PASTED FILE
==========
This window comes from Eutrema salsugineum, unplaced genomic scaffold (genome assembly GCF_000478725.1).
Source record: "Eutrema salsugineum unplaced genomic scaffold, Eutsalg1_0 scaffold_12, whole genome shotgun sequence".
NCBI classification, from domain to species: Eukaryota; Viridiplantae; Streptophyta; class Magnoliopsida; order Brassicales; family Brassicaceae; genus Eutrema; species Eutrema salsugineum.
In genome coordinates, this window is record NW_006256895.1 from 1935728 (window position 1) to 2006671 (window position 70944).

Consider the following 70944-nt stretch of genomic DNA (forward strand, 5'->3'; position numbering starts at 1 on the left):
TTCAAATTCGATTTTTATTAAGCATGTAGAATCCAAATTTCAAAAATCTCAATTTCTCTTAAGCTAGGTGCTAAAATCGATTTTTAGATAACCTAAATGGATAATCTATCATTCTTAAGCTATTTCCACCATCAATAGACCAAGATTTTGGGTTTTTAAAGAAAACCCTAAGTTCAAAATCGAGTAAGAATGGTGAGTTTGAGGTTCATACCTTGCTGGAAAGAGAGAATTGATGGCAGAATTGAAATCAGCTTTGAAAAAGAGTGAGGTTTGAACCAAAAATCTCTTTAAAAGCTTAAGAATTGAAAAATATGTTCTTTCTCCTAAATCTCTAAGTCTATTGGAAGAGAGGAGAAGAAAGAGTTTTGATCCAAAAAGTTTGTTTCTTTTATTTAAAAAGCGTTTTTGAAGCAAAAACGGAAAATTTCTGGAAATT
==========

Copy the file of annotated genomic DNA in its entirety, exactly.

This window comes from Eutrema salsugineum, unplaced genomic scaffold (genome assembly GCF_000478725.1).
Source record: "Eutrema salsugineum unplaced genomic scaffold, Eutsalg1_0 scaffold_12, whole genome shotgun sequence".
NCBI classification, from domain to species: Eukaryota; Viridiplantae; Streptophyta; class Magnoliopsida; order Brassicales; family Brassicaceae; genus Eutrema; species Eutrema salsugineum.
In genome coordinates, this window is record NW_006256895.1 from 1935728 (window position 1) to 2006671 (window position 70944).

Consider the following 70944-nt stretch of genomic DNA (forward strand, 5'->3'; position numbering starts at 1 on the left):
TTCAAATTCGATTTTTATTAAGCATGTAGAATCCAAATTTCAAAAATCTCAATTTCTCTTAAGCTAGGTGCTAAAATCGATTTTTAGATAACCTAAATGGATAATCTATCATTCTTAAGCTATTTCCACCATCAATAGACCAAGATTTTGGGTTTTTAAAGAAAACCCTAAGTTCAAAATCGAGTAAGAATGGTGAGTTTGAGGTTCATACCTTGCTGGAAAGAGAGAATTGATGGCAGAATTGAAATCAGCTTTGAAAAAGAGTGAGGTTTGAACCAAAAATCTCTTTAAAAGCTTAAGAATTGAAAAATATGTTCTTTCTCCTAAATCTCTAAGTCTATTGGAAGAGAGGAGAAGAAAGAGTTTTGATCCAAAAAGTTTGTTTCTTTTATTTAAAAAGCGTTTTTGAAGCAAAAACGGAAAATTTCTGGAAATT